This approach to the rule of law has greater carrying capacity for application in the transnational economic and legal world in which we live. Addressing sources of arbitrary power impacting legal relations calls for a contextual assessment of the problems in a particular area (cf. Selznick, Reference Selznick2003), of the constellation of actors involved and the power dynamics among them, of which the two books provide numerous examples. Private actors’ invocation of a narrow rule-of-law framework – only focused on the state – in order to exclusively protect their property rights and profitability can be exposed as potentially contributing to other rule-of-law problems such as the limitation of constitutional rights through the contracts, policies, intermediaries and organisational cultures discussed within these books. That traditional rule-of-law approaches do not consider the impacts of power within these pluralised transnational contexts is problematic for understanding the many ways in which private actors instrumentalise legal power and alter legal relations and accountability paradigms in today's global political economy. The following commentators will discuss how they understand our central enquiry about the arbitrary exercise of power by private actors within the context of the books and their own transnational research reflections.

4 Introducing the contributions to this symposium

This book symposium has its roots in a webinar hosted by the INFAR project in the spring of 2020.Footnote 8 It replaced a broader plan for a transnational rule-of-law conference that was cancelled due to the Covid-19 crisis. As this introduction has outlined, the symposium is a conversation about two books by Kinnari Bhatt and Jennifer Lander through a rule-of-law lens. Bhatt and Lander's books question the unaccountable exercise of private power in the social context of development projects, which are concentrated sites of transnational legal and economic activity. The contributors to the symposium were asked to link the books to the themes that concern them in their own work and to consider aspects of transnational law and rule of law.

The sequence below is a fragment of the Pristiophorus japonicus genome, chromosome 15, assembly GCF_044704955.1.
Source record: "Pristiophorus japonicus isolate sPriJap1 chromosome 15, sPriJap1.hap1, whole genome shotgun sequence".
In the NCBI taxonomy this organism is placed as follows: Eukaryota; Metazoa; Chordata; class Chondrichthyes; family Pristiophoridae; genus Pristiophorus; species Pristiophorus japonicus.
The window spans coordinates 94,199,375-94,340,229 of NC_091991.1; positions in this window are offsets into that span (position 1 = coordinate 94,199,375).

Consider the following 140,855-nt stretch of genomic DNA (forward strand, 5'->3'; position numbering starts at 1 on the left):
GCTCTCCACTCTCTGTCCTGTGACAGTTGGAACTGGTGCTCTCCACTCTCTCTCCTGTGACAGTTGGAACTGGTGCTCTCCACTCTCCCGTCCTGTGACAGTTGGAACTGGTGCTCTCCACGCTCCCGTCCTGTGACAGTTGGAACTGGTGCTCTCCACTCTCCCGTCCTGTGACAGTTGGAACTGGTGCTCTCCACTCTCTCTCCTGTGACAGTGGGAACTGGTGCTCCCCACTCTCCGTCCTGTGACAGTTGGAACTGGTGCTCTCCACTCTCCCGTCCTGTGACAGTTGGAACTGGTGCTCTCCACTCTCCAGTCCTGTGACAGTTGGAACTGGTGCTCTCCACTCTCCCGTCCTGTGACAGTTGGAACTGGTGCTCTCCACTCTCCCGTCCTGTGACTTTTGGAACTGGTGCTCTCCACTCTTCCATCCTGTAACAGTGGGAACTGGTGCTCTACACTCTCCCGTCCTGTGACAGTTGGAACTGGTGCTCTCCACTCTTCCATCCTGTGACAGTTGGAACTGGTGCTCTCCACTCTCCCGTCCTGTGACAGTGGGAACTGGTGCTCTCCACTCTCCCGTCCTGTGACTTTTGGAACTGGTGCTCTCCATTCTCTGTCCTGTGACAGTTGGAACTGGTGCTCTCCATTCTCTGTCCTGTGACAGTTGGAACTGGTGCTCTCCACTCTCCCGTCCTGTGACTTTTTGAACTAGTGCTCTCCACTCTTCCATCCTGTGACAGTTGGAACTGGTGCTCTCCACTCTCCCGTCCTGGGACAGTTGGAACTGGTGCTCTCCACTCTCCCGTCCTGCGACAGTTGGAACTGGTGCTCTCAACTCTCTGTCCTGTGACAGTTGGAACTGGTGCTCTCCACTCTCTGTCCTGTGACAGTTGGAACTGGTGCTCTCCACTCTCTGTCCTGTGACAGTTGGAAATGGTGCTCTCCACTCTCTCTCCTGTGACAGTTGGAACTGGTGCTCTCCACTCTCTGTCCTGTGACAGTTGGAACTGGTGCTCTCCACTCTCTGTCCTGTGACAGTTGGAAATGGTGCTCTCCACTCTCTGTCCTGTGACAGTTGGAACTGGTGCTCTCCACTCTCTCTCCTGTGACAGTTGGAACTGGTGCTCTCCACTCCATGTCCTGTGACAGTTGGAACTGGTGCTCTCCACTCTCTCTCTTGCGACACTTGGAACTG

In response to the provocation of the books, the eight interventions in this symposium ask how the empirical reality of private actors’ power to arbitrarily disrupt public rules, rights and realities could stimulate new thinking about the rule of law as a concept. The symposium captures a range of new theoretical perspectives, empirical contexts, further applications to other development projects as well as lively critique about the idea that private actors should be held accountable to rule-of-law norms.

The first two contributions, by Ilias Bantekas and Chantal Mak, reflect on the ideas and empirical analysis developed in the books about transnational law. Where Bhatt and Lander tend to focus on transnational law as a process that shapes economic and social relations in the context of development projects, Bantekas and Mak both approach transnational law as a separate sphere. Bantekas argues that the books’ case-studies illustrate what he argues is a larger ongoing process of contractualising international law. This process may be fruitfully framed by a theory of transnational law as a sphere of contracts in which states and private actors meet to avoid the constraints of public law. He compares Bhatt's case-study of indigenous land rights to state finance to show how mechanisms of contractualisation undermine the bargaining power of states and indigenous peoples alike. Mak discusses the books as a starting point for a transnational rule-of-law theory that draws on the justice-based global-governance concept of Nancy Fraser. Noting the clear dangers for entrenching capitalist premises by including the ‘wild zones’ in which companies conduct their business as part of transnational legal regulation, Mak argues that the inclusion of these zones and a focus on the actors and affected communities within them would hold promise for better locating and localising rule-of-law problems in situ.

Where Mak calls for participation of people affected by transnational governance, Gamze Erdem Türkelli critiques the role of financiers in brokering public–private relationships in development projects from a human rights perspective. She criticises the selective use of human rights by financiers and argues for the institutional empowerment of disadvantaged groups as a form of resistance to the dominance of financial actors. In his contribution, John Harrington extends Lander's framework on the relationship between transnational law and material constitutional change to a new context: global health projects in Kenya. Harrington shows how transnational law infuses global health projects, notably through contractual relations, to shape constitutional outcomes. In this way, he demonstrates how transnational legality acts as a process through the national sphere to put ‘cross-border [health] research collaboration beyond the reach of domestic law’, in a similar way as commercial contracts serve to insulate development projects from public legal influence.